Fatal Crash - Gabriola Island - Dec 10, 2019

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Fatal Crash - Gabriola Island - Dec 10, 2019

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Re: Fatal Crash - Gabriola Island - Dec 10, 2019

Post by bald seagull »

Aerostar
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milotron
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Re: Fatal Crash - Gabriola Island - Dec 10, 2019

Post by milotron »

Heading north evidently when the track was lost. Look like it was on the approach into Nanaimo.
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Last edited by milotron on Wed Dec 11, 2019 10:32 am, edited 1 time in total.

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Re: Fatal Crash - Gabriola Island - Dec 10, 2019

Post by enbt »

Maybe it’s just me, but at first glance this looks a lot like the accident in Kingston a few weeks ago, ie a private US based plane, flying at or near dark in questionable weather.
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milotron
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Re: Fatal Crash - Gabriola Island - Dec 10, 2019

Post by milotron »

Flightradar shows it was 26,000 from California/Nevada area.
The data was hidden, but I have some suspicions who it might be and have sent some emails and calls out.

Tragic loss for sure.
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Re: Fatal Crash - Gabriola Island - Dec 10, 2019

Post by CpnCrunch »

enbt wrote:
Wed Dec 11, 2019 10:22 am
Maybe it’s just me, but at first glance this looks a lot like the accident in Kingston a few weeks ago, ie a private US based plane, flying at or near dark in questionable weather.
We don't know the registration yet, and it was presumably on an IFR flight plan (as it was at FL260 in IFR weather). Weather shouldn't have been a factor...there was zero wind, overcast 400ft, 2SM visibility, and it would have been at 1700+ ft at that part of the RNAV 16 approach anyway. Weather might have been more of a problem on the approach, as the minimums are 530ft, but they didn't get that far. Track log shows speed dropping from 160kt to 100kt while altitude climbs from 2000 to 2300 ft.
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Its What I do
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Re: Fatal Crash - Gabriola Island - Dec 10, 2019

Post by Its What I do »

Heard Nanaimo Aerostar . Based in Alberta .

Very sad .....
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milotron
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Re: Fatal Crash - Gabriola Island - Dec 10, 2019

Post by milotron »

Its What I do wrote:
Wed Dec 11, 2019 10:46 am
Heard Nanaimo Aerostar . Based in Alberta .

Very sad .....
I was hoping this wasn't the case, but I know he has the tracking turned off.

Very sad indeed and hitting much closer to home if that is the case.
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Re: Fatal Crash - Gabriola Island - Dec 10, 2019

Post by cncpc »

Any insights into that speed altitude graph in the Sun?
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Re: Fatal Crash - Gabriola Island - Dec 10, 2019

Post by bigsky »

RIP

'An amazing pilot and flight instructor': Friends remember aviator who died in Gabriola Island crash'

https://www.cbc.ca/news/canada/british- ... -1.5392599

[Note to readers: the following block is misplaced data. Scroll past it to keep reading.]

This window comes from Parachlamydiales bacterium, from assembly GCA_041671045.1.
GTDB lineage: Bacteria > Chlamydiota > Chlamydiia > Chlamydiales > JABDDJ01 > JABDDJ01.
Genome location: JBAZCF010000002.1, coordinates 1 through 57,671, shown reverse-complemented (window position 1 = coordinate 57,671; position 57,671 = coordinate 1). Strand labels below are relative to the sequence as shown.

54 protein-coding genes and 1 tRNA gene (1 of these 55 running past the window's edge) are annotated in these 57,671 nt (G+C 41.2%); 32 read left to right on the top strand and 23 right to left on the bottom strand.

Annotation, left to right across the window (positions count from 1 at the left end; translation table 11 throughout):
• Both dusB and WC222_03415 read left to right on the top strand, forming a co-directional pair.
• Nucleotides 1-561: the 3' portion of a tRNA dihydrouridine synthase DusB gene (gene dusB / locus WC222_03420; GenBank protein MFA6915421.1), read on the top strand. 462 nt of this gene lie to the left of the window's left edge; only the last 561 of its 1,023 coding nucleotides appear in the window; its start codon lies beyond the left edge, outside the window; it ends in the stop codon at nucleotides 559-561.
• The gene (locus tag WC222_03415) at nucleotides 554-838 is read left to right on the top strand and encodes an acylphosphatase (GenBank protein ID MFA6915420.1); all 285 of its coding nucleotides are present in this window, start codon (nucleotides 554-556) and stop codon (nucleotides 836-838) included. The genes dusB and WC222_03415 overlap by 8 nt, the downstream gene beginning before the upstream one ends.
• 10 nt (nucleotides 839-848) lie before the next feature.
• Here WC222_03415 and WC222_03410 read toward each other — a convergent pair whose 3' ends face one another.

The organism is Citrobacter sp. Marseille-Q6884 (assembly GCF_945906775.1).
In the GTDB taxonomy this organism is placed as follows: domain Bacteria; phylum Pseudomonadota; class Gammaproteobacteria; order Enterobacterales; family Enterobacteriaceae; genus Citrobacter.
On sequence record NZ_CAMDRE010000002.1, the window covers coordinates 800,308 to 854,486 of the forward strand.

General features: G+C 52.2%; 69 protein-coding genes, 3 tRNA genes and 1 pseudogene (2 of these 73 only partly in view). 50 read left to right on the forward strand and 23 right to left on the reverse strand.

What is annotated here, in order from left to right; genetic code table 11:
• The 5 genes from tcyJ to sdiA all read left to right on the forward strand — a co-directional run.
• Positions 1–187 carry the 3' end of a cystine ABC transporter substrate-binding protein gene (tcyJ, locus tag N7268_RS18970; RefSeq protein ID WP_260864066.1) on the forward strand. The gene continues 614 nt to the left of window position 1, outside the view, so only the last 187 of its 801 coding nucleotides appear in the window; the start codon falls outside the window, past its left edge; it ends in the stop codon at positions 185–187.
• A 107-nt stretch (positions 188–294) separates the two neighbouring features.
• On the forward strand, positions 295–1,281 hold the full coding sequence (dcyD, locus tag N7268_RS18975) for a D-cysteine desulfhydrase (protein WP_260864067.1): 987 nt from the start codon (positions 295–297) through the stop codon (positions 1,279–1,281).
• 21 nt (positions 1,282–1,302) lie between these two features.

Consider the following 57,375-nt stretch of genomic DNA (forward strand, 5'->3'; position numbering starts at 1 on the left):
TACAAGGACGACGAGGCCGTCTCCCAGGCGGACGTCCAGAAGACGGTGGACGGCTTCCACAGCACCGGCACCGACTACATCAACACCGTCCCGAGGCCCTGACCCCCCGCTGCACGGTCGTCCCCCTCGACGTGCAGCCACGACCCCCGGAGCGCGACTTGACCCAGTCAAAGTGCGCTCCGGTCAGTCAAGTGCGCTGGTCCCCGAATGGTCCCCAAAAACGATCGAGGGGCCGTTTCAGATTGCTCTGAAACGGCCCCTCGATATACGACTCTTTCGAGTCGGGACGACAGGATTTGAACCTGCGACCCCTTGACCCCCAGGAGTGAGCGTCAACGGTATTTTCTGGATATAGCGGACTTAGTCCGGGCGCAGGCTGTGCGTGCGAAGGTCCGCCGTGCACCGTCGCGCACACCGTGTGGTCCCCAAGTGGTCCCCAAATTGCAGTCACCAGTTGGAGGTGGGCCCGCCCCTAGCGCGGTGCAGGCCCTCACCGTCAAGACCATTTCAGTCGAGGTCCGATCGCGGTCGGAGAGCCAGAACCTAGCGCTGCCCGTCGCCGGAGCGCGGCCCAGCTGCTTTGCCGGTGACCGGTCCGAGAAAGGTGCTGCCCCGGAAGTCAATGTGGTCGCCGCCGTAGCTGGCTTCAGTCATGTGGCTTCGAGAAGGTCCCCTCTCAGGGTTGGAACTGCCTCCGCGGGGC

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Re: Fatal Crash - Gabriola Island - Dec 10, 2019

Post by Squaretail »

Terrible news to hear. Great guy, pleasure to fly with. He'll be missed.
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Re: Fatal Crash - Gabriola Island - Dec 10, 2019

Post by neil_ame »

Anyone have an idea of the Registration or Serial number?
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Re: Fatal Crash - Gabriola Island - Dec 10, 2019

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Re: Fatal Crash - Gabriola Island - Dec 10, 2019

Post by youngtimer »

Alex was a great guy, super friendly and an excellent pilot. He was a great chief pilot for me and was a large part in getting my career started a couple decades ago. My deepest condolences to his family, friends and community, of which I know he was a large part...
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Re: Fatal Crash - Gabriola Island - Dec 10, 2019

Post by kevind »

Did he used to own the High River Flight Centre?
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Re: Fatal Crash - Gabriola Island - Dec 10, 2019

Post by Jean-Pierre »

cncpc wrote:
Wed Dec 11, 2019 12:56 pm
Any insights into that speed altitude graph in the Sun?
I would say allowing the airspeed to drop below Vmca after an engine failure cause the airplane to roll over and he lose control.
CpnCrunch wrote:
Wed Dec 11, 2019 10:36 am

Weather shouldn't have been a factor...there was zero wind, overcast 400ft, 2SM visibility.... minimums are 530ft
Shooting approach with weather much below minimum is never a great idea and it suggest there may be some human factor to this accident.
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Re: Fatal Crash - Gabriola Island - Dec 10, 2019

Post by shamrock104 »

Yes, he did own the High River Flight Centre. Did my Instructor rating with him. Great guy and condolences to his family.
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Re: Fatal Crash - Gabriola Island - Dec 10, 2019

Post by CpnCrunch »

Jean-Pierre wrote:
Thu Dec 12, 2019 9:41 am

Shooting approach with weather much below minimum is never a great idea and it suggest there may be some human factor to this accident.
The ceiling was ragged, so with 2SM visibility there was probably a reasonable chance of getting in.
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Re: Fatal Crash - Gabriola Island - Dec 10, 2019